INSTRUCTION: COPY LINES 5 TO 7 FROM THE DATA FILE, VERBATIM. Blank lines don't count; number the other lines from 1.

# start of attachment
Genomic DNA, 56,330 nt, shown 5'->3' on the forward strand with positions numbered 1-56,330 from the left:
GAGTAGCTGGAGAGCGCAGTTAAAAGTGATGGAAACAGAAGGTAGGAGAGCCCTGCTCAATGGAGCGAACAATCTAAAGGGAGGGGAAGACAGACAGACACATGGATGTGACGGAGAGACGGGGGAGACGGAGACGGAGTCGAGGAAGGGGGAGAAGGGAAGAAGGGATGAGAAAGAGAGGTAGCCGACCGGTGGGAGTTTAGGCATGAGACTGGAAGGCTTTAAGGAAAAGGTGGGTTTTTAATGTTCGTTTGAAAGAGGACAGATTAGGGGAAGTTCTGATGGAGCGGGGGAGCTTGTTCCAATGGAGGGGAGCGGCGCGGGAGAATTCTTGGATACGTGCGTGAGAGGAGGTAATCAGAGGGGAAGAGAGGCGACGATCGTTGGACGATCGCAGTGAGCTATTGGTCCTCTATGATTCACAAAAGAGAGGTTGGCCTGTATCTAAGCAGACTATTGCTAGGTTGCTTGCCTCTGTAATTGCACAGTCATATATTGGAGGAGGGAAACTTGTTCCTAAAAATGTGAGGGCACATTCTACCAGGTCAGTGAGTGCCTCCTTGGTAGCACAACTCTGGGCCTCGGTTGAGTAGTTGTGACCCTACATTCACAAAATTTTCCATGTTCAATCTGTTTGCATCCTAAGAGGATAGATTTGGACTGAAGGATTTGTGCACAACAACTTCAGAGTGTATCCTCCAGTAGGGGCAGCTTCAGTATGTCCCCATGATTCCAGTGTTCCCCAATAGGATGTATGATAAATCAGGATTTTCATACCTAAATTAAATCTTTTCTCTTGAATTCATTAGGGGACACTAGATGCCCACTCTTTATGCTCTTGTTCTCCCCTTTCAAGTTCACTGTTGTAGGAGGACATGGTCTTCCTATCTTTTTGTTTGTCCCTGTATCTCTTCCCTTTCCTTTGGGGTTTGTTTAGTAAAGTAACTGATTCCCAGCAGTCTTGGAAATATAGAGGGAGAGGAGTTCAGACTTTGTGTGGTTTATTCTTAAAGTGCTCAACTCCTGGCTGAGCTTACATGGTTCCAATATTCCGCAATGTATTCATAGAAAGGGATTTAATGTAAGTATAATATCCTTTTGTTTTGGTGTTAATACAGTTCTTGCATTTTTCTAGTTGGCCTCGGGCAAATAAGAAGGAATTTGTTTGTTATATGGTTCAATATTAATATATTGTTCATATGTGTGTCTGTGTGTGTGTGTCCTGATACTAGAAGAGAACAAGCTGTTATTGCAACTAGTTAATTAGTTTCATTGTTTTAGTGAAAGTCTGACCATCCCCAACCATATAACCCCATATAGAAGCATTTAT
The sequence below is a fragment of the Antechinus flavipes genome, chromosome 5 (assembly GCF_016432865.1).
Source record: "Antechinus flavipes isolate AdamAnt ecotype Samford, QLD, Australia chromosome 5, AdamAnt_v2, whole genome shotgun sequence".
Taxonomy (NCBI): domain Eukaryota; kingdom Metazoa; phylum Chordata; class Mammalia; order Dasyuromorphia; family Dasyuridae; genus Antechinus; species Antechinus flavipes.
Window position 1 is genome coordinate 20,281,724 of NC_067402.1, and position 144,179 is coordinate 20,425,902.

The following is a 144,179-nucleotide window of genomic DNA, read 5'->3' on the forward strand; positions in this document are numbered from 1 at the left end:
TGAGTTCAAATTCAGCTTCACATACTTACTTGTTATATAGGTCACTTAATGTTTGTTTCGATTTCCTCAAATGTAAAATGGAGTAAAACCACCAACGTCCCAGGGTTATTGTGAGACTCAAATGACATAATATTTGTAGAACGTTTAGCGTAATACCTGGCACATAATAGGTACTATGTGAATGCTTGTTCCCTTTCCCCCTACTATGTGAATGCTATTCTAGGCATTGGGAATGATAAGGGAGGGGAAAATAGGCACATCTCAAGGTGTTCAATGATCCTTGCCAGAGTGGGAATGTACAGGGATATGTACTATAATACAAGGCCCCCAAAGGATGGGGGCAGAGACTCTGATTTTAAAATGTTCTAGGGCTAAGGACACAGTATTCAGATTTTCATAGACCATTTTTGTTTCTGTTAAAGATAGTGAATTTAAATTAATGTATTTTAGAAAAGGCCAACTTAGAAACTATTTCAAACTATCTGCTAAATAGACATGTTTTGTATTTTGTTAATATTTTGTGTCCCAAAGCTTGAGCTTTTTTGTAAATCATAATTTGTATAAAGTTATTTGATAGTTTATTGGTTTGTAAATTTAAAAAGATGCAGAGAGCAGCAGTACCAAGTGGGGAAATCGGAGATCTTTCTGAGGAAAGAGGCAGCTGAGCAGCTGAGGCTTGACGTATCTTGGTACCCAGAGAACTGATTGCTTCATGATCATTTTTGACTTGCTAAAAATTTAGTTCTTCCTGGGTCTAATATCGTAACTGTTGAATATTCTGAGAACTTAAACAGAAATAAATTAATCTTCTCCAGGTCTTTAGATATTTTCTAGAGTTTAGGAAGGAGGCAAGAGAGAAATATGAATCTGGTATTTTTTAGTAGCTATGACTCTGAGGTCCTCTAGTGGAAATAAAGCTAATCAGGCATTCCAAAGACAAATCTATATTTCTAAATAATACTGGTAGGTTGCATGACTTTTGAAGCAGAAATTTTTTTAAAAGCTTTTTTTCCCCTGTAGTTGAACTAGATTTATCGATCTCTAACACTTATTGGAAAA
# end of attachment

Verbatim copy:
Taxonomy (NCBI): domain Eukaryota; kingdom Metazoa; phylum Chordata; class Mammalia; order Dasyuromorphia; family Dasyuridae; genus Antechinus; species Antechinus flavipes.
Window position 1 is genome coordinate 20,281,724 of NC_067402.1, and position 144,179 is coordinate 20,425,902.

The following is a 144,179-nucleotide window of genomic DNA, read 5'->3' on the forward strand; positions in this document are numbered from 1 at the left end: